Rays starter Tyler Glasnow hit the IL with a partially torn UCL and a flexor tendon strain today, and he feels that MLB’s decision to finally enforce the foreign substance rules on the books is a contributing factor. In advance of MLB’s new enforcement policy, Glasnow ceased usage of sunscreen, changing the grips on his fastball and curveball. Here’s what Glasnow had to say (Bally Sports Florida sideline reporter Tricia Whitaker has the video here):
“Do it in the offseason, give us a chance to adjust to it. But I just threw 80-something, 70-whatever innings, and then you just told me I can’t use anything in the middle of the year? I had to change everything I’d been doing the entire season. Everything, out of the window, I had to start doing something completely new.
And then I’m telling you, I truly believe, that’s why I got hurt. Me throwing 100 and being 6’7″ is why I got hurt, but that contributed. I’m just frustrated that they don’t understand how hard it is to pitch, one, but to tell us to do something completely different in the middle of the season is insane. It’s ridiculous. There has to be some give and take here. You can’t just take away everything and not add something. Pitchers need to be able to have some sort of control or some sort of grip on the ball. And I just don’t want this to happen to somebody else, I don’t want a fastball to sail away and hit somebody in the face like it already has.
I understand you need to take an aggressive approach here, but I just think people are going about it all wrong. And I’m sitting here, my lifelong dream, I want to go out and win a Cy Young, I want to be an All-Star, and then now it’s all just shit on. Now it’s over. I have to try and rehab and come back in the playoffs. I’m clearly frustrated…people need to figure this out. You can’t just tell us to use nothing. It’s crazy.”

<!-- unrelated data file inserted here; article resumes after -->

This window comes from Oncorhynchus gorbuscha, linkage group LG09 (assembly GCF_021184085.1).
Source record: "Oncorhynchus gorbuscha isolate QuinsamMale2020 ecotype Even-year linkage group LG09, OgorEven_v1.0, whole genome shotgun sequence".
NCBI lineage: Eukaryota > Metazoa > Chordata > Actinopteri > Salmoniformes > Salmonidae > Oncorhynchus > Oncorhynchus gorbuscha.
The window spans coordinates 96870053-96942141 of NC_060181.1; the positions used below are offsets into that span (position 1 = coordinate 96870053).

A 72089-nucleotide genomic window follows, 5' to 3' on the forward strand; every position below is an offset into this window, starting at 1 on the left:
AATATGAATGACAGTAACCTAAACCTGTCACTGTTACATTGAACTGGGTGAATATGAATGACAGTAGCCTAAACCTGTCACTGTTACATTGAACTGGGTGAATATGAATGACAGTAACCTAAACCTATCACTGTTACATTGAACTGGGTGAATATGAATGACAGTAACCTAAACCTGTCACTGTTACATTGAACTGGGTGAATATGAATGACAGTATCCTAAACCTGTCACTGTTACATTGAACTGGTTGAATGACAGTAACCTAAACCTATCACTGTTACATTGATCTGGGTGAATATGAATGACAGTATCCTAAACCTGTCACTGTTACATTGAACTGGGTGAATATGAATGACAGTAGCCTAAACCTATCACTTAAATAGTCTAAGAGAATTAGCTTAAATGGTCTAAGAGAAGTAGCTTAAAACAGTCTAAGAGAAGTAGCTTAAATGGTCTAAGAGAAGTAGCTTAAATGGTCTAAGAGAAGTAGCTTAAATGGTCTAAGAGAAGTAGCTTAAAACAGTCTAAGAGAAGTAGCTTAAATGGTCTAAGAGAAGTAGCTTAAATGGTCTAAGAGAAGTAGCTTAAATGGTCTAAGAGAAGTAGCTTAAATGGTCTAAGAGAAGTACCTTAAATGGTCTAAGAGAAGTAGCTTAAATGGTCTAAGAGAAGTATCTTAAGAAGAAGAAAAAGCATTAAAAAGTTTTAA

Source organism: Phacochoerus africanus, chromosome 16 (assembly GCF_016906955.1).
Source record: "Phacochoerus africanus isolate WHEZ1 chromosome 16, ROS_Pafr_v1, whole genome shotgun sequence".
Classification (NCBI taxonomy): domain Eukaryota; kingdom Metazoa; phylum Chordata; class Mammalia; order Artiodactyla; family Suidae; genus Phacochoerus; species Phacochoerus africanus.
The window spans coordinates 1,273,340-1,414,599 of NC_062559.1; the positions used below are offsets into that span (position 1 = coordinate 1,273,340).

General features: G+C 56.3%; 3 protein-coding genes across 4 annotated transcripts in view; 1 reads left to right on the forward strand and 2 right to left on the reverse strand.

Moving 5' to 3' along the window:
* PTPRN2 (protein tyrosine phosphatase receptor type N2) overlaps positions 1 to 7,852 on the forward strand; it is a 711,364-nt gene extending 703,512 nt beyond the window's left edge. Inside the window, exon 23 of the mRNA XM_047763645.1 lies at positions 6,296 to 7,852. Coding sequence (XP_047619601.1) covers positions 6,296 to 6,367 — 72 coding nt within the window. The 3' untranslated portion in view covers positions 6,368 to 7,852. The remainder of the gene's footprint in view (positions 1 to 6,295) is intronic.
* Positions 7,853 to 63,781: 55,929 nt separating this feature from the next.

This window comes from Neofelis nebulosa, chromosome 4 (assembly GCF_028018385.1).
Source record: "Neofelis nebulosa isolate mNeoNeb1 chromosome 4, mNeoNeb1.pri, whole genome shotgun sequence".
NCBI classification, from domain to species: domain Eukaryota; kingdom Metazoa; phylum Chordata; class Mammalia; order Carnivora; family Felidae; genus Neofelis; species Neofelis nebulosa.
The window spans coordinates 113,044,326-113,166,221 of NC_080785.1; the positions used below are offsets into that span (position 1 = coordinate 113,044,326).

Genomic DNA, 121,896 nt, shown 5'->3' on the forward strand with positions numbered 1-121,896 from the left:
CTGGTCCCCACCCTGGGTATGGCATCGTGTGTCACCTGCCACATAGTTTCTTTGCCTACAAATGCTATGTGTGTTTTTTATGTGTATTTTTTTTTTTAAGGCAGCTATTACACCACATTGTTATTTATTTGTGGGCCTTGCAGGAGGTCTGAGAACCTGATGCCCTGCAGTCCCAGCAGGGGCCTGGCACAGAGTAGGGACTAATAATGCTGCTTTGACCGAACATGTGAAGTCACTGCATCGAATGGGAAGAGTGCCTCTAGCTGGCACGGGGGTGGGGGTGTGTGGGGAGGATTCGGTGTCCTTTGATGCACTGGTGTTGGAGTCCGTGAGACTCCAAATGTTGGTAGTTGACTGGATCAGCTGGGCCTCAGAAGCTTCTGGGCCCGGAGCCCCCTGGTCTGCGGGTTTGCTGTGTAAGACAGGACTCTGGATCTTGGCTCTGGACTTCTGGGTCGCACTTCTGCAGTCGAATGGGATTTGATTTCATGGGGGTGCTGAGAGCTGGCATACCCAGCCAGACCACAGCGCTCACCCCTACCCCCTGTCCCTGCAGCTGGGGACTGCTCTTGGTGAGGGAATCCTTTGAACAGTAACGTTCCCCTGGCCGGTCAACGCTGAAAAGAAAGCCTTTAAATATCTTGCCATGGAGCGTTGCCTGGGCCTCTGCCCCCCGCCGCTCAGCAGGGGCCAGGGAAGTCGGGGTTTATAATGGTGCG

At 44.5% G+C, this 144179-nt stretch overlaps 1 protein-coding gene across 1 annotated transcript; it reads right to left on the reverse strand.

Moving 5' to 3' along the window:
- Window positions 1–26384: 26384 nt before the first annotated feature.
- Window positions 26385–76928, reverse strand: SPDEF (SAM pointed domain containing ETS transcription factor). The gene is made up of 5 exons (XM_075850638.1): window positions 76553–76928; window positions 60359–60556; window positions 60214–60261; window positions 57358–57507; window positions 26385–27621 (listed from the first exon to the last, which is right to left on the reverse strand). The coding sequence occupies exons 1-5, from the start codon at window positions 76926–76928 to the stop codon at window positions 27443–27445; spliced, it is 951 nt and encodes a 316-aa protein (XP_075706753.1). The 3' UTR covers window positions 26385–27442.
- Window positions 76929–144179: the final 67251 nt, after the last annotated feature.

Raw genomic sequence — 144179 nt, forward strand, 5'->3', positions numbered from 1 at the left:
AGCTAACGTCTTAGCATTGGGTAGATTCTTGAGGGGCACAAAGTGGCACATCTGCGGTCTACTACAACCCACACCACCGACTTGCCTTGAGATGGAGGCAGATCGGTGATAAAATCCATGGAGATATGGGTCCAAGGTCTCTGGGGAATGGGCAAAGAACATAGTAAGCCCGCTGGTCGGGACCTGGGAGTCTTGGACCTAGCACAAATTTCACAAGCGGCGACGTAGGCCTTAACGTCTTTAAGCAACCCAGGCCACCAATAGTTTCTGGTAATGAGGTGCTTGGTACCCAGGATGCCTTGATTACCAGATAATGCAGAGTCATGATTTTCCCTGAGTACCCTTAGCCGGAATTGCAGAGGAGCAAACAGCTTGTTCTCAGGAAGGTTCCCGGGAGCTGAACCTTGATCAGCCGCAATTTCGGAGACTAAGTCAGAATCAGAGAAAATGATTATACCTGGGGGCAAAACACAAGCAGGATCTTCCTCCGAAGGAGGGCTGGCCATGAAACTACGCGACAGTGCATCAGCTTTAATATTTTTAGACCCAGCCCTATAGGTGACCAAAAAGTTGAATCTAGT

According to ESPN’s Jeff Passan, Glasnow’s sentiments are “shared by a lot of people across baseball — and not just players.” Dodgers righty Trevor Bauer is another pitcher who takes issue with MLB’s timing on the enforcement, tweeting, “They’ve knowingly swept this under the rug for 4 years. Now they implement a knee jerk reaction to shifting public perception. Hard to hear them talk about “competitive integrity” when they have no integrity to begin with.”
The pitchers who have been speaking up recently on this topic have sound points: this issue could have been tackled with care in the offseason, and MLB should have tried to get players on board. As the Nationals’ Max Scherzer put it, “The players should have a say in this. Unfortunately, I don’t think we will. It just appears that MLB is going to do whatever they want with this.” The use of “sticky stuff” by pitchers has been an unenforced rule for many years, and forcing pitchers to go cold turkey could bring unintended consequences – including injuries. MLB’s new “enhanced enforcements” go into effect Monday, though some pitchers have clearly been weaning off the sticky stuff this month.